So how was he to ever match his intellectual brightness with the stupidity of most beginning reading schemes? I kind of thought he’d be one of those unschooling kids who doesn’t read until ten, but then is suddenly reading Ulysses in a single gulp.

Then I heard about another set of books recommended by another home edder. And because I hoard books and love getting stuff in the mail, I ordered them. He picked up the first one AND HE JUST READ IT.

What?!

What the actual?!

No stumbling, no hesitation. Then he read the next one.

Today in the car, S offered him one of her books. And he read that puppy, too!

MY GOD I CAN FINALLY EXHALE. Thank you, gods and goddesses of literacy, thank you books illustrated with stick figures sitting on each other while a freaky deaky sun looks on in horror.

It’s easy to retrospectively trust in the process, now that we are there. But getting there? I’m here to say it’s okay to worry, it’s normal to doubt – but my god, is it worth it to hang on. Because it’ll happen. And when it does, it’s truly at the right time for your child. They can do it.

But you know, YOU CAN TOO. Stay strong. *love to you all*

Now I’m off – probably to worry about when they’ll start reading more and more and more…at higher levels…with greater ease…It’s not easy to step of the merry go round of parental worry and guilt, but each little joy and success makes it easier.

At her own pace.

When S was a baby, she spent most of her time upside down. I think even before she was rolling – or if she was rolling, it was only to flip herself onto her back. She got around by arching her back. The only things touching the floor were the top of her head and the bottoms of her feet. She’d do this mega arch and push herself around like an upside down caterpillar.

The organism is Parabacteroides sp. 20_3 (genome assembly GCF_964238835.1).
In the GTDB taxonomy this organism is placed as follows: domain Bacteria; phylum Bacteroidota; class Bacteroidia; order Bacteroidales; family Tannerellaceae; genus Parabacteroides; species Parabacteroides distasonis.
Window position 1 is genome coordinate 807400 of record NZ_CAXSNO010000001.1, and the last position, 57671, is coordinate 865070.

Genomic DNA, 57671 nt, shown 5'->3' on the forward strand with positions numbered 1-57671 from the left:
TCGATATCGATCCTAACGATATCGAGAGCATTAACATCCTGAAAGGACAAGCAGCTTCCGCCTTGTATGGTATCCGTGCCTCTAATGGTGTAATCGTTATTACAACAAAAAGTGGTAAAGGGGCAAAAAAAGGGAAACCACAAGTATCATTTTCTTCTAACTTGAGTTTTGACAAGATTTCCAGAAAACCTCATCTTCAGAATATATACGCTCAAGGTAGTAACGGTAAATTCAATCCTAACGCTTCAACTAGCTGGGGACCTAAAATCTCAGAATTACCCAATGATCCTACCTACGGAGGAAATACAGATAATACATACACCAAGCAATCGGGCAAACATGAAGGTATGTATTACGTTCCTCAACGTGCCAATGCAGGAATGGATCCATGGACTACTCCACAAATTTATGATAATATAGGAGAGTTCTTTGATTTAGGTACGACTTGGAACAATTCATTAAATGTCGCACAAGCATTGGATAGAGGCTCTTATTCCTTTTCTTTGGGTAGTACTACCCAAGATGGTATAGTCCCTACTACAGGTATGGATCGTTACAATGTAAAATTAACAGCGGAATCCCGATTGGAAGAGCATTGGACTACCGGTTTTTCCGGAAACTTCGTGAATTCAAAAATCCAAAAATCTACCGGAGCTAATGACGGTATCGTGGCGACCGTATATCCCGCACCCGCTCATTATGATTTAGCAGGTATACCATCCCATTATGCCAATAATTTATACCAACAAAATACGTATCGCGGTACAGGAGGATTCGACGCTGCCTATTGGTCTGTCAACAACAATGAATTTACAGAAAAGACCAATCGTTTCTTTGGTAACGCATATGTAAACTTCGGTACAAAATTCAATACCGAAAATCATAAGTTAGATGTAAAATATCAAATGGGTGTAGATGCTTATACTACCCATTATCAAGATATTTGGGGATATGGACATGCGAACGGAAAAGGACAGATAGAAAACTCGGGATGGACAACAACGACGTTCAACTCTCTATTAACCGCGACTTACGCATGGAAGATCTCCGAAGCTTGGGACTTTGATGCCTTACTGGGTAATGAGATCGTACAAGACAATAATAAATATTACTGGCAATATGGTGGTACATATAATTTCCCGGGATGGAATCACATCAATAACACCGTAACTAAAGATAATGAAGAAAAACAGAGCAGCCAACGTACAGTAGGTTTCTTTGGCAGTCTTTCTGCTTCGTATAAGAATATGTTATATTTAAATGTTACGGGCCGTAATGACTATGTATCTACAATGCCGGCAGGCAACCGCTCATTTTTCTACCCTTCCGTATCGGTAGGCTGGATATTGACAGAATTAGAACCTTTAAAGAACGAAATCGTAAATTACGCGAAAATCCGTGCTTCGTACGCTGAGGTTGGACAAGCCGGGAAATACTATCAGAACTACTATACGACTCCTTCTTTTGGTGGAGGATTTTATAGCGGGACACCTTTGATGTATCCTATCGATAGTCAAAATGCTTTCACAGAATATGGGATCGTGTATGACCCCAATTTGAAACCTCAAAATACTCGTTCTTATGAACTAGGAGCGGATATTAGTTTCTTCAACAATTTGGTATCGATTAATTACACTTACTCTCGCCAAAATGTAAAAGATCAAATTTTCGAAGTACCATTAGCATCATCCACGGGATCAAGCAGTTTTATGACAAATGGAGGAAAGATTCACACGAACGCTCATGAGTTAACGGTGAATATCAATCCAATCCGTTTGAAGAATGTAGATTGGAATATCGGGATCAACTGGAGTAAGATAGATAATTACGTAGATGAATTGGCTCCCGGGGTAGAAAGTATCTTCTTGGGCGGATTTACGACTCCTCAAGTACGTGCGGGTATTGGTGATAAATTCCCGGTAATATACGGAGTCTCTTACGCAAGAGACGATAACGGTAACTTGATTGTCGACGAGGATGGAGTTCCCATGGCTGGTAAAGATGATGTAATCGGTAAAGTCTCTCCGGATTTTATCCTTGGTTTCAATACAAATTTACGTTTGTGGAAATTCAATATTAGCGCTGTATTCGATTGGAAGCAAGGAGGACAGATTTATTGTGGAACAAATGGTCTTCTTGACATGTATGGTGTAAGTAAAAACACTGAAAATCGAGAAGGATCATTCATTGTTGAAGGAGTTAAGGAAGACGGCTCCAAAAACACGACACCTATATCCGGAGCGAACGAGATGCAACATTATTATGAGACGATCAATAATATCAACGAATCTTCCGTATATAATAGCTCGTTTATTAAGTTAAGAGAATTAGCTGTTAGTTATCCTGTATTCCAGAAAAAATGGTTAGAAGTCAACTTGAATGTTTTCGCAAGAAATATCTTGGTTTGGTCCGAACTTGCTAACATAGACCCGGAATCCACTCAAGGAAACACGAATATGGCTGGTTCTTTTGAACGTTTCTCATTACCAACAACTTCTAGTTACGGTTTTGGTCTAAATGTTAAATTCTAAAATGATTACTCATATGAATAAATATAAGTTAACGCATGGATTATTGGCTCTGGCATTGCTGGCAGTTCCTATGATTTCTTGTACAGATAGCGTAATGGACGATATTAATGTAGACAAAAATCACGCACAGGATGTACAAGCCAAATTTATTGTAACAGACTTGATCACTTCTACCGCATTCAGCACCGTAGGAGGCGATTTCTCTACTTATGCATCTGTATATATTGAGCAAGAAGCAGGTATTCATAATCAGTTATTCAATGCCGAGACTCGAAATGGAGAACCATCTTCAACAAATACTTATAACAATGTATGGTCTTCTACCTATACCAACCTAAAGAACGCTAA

I can’t find pics of her doing it, though I’ve got a killer video of her moving across the whole lounge, but here’s a similarly themed pic from the same era:

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Around the time of her first birthday, before she was walking, she taught herself to do a neat little flip. I accidentally called it a forward roll the other day, and she haughtily gave me a demo of a flip versus a forward roll. We knew this was a kid who would probably adore gymnastics.

I think she’d just turned three when we took her to a local(ish) gym. It. Was. Amazing. It has everything from toddler classes to training elite athletes who compete (and win) international elite competitions. One of the young people there at the moment will probably be in the next Olympics. I say all this to contrast it with my childhood experiences of gym – namely a dusty mat spread on the floor of a school hall. S and M’s gym has all the actual apparatus. They are training on the same stuff the elite adult athletes use.

It is like the world’s biggest, most best, most dangerous soft play.

After about a year in the toddler classes (and a broken arm suffered at the hands of a giant hanging rope), I mentioned the ‘big kid classes.’ Namely, the after school classes adults are not allowed to accompany children to. She went CRAZY. Insisted she would not do it.

I was confused, as this was a child who happily jumped into an eight foot pit onto a mattress without blinking. She loved the full height balance beam.

Silly me. It wasn’t about her actual athletic ability; it was about her feeling secure and confident. And those are the most important things, despite my crazy urges to push her into the older classes. I held myself back and she did another year in the toddler and parent classes. Late last autumn, she started the big kid classes. It was when she wanted to do it, and M signed up with her. A couple of months later, their best friend also joined in.